Skeena Voices | ‘You help where you can’

Barry English reflects on decades of volunteering and activism in Terrace area

Barry English, 72, has lived nearly his whole life in Terrace, and he will never stop trying to help his community.

These days, he spends much of his retirement collecting and sorting bottles and cans to raise money for the Northern Animal Rescue Alliance. There’s a large wood bin in his driveway, where folks are welcome to drop recycling day or night — and if you have a lot of recycling, he’ll even come pick it up. He’s also been involved in political activism, and music, for decades.

“I was taught very early that you help where you can, and so that meant a lot of volunteer work,” he told The Terrace Standard. “If you have the skills and the abilities, you do what you can for people that don’t.”

He and his wife first got involved with the animal rescue group a few years ago when they fostered a corgi. One thing lead to another, and the pair ended up fostering about 40 more dogs over a couple of years.

“We’ve got a full acre, fenced in,” he said, gesturing from his patio toward the lush green back yard, surrounded by trees and alive with chirping birds. “My wife’s sister calls this doggy heaven.”

Now, they have two dogs, which English refers to as “failed fosters.”

“Failed is not a bad word, in this case, it just means when you were fostering it, you didn’t want to let it go when the time came,” he said.

The fostering then lead to the recycling collection. He said he spends an average of four hours a day just sorting the recycling, which keeps his mind comfortably occupied.

“It’s mind-numbing, you don’t have to think very hard. Although, please don’t talk to me when I’m sorting because I lose count and have to start all over again,” he said with a chuckle.

He also collected bottles and cardboard boxes when he was growing up on the Southside decades ago.

“I think it was three cents a piece, for a cardboard box, because most of the people around here needed boxes to carry groceries in,” he said.

English arrived in Terrace with his mother in 1952, when he was about six years old. His father, who grew up in Saskatchewan, first came to Terrace during the Second World War for training and fell in love with the area. After the war, English’s father returned to work as a logger, and the rest of the family followed.

As a boy, English roamed the woods on the Southside with his friends.

“When I was around 10, my dad got tired of me losing his hammer,” he said. “For my birthday he bought me a hammer of my own and a 50 lb. box of nails, and so we built tree forts, and we built bridges and all sorts of things like that.”

He is a longtime member of the Terrace Pipes and Drums band, which promotes Scottish culture.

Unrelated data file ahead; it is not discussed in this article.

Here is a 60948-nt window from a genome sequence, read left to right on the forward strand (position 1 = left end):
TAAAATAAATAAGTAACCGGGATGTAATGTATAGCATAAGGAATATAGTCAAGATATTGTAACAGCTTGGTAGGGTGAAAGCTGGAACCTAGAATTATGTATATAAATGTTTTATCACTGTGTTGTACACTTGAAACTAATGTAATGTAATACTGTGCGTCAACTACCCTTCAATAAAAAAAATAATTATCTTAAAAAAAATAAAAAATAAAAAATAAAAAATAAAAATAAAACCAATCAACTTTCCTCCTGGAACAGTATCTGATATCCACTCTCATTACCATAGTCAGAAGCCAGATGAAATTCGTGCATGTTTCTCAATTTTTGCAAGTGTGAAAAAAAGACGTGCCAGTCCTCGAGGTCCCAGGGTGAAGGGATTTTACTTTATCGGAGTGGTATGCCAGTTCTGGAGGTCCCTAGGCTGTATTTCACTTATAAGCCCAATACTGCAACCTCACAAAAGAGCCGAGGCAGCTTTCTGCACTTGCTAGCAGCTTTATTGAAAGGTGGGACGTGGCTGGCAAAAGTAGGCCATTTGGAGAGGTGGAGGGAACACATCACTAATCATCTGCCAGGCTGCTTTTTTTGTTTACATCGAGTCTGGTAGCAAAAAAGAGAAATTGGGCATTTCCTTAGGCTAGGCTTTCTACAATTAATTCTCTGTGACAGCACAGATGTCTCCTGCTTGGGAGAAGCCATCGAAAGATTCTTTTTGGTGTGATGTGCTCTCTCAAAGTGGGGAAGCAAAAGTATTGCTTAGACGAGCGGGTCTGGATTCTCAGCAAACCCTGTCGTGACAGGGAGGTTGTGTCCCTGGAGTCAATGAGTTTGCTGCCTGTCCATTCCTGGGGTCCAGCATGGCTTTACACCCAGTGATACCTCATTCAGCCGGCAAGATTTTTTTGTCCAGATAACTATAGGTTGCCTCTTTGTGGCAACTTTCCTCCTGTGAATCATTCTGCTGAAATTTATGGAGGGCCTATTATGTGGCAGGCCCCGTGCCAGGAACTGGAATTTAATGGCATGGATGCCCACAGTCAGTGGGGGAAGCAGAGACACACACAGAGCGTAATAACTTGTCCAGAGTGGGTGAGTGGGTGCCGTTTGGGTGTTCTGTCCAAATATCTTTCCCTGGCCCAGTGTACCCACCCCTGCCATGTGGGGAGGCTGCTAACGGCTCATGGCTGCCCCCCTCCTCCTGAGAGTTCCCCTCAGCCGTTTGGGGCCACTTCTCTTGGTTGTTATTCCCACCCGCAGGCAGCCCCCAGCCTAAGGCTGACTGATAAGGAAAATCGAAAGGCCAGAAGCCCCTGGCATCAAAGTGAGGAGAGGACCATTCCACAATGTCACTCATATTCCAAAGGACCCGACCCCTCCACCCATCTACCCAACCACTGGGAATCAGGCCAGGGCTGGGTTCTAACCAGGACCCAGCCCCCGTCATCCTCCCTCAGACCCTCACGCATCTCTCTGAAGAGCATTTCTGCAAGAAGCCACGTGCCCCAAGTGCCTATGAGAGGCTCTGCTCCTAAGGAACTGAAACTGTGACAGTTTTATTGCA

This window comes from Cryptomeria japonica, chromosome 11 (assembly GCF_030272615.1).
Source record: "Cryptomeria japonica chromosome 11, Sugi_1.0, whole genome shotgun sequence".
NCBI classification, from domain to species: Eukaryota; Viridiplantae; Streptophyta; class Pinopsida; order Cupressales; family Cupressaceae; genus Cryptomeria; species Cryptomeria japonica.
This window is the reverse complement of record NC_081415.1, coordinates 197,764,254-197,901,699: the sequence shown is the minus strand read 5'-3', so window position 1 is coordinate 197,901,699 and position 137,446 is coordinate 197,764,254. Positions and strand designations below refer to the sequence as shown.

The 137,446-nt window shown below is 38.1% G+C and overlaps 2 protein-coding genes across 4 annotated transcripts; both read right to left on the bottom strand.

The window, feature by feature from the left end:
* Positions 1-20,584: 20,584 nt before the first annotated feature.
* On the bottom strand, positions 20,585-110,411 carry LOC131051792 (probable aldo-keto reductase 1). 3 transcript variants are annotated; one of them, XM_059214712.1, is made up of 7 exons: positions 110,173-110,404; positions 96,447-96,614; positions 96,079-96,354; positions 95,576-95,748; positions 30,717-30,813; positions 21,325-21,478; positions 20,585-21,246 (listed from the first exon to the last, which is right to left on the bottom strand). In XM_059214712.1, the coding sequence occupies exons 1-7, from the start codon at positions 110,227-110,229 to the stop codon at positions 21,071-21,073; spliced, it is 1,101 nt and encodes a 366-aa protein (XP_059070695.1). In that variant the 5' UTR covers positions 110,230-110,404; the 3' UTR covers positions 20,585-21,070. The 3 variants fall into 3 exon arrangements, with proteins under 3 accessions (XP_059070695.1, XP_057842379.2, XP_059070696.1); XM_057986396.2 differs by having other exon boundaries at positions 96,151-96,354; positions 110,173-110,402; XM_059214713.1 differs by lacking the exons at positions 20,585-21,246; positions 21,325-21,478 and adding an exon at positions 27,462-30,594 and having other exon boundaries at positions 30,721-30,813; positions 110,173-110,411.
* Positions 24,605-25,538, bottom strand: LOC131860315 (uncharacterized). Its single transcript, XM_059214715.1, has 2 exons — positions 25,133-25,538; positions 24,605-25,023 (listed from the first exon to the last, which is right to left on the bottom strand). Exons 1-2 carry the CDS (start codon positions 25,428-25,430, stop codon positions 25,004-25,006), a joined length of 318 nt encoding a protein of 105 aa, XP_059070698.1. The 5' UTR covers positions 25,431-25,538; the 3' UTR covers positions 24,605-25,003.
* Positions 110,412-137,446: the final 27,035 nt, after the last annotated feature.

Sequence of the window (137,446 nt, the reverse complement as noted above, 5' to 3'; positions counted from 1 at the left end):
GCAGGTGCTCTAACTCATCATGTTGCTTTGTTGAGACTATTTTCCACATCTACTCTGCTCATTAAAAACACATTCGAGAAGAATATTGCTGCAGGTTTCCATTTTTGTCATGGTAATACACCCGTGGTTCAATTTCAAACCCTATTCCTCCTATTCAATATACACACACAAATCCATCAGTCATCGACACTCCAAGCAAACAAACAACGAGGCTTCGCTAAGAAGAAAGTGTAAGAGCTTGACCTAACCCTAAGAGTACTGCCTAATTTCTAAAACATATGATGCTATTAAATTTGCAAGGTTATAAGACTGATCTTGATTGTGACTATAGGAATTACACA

“I’ve been teaching kids to play drums in the pipe band, Terrace Pipes and Drums, for over 40 years now, all the way along,” he said. “Because of COVID we’re not practicing any more, and I really miss that. We won’t be able to march down the middle of the street for a while, because all the gatherings have been cancelled.”

He drummed for a rock band in his teens and he first became involved with Terrace Pipes and Drums when his brother invited him to a Robbie Burns Day celebration.

“Being a drummer, I [would pound] on anything available. As the pipe band went by my table, I was thumping along, and afterwards a friend of mine, who was a piper at the time, still is actually, said ‘for [Pete’s] sake, English, if you’re going to play anyway, you may as well learn to do it right,’” he said with a laugh. “So, the next day they had a practice, I was there, and I’ve been there ever since.”

English worked for local sawmills most of his adult life as a heavy equipment operator. He became a shop steward for the local union and, eventually, the union president. Through his union work he became involved with left-wing politics, identifying as a socialist.

“During the downturn in the ’80s we [the union,] along with the local labour council, had a food bank … we had a soup kitchen too. We didn’t just feed people, we also taught them left-wing politics,” he said. “The town was depressed. Very depressed. So that’s why we got the idea to start the soup kitchen to start with and the education portion was just kind of a sideline.”

“I was surprised at just how many people that came for a bowl of soup actually stuck around and learned something. Some of them I still see on a regular basis, and that was, of course, 40 years ago.”

For many years, English put up all the election signs for the NDP in the area. A photo from 2011 in The Terrace Standard shows English meeting with John Horgan, who was in Terrace campaigning for the B.C. NDP leadership race that year. Horgan lost that race to Adrian Dix, but has since become the party leader and B.C.’s premier.

English said he’s not impressed with Horgan’s performance thus far.

“Horgan is not a friend of mine. I don’t like his environmental policies, especially Site C and the fact that he really thinks LNG is a great thing,” he said.

English is still politically involved today. He is vice-chair of the Terrace chapter of the Council of Canadians, a non-partisan group that encourages citizens to vote and, between elections, does education work around environmental issues.

“We do want to protect this country. Take a look at it,” he said, gesturing once more toward the lush back yard and the Southside woods he roamed as a boy. “The last thing in the world we need is pipelines all over the place and LNG plants all over the place.”

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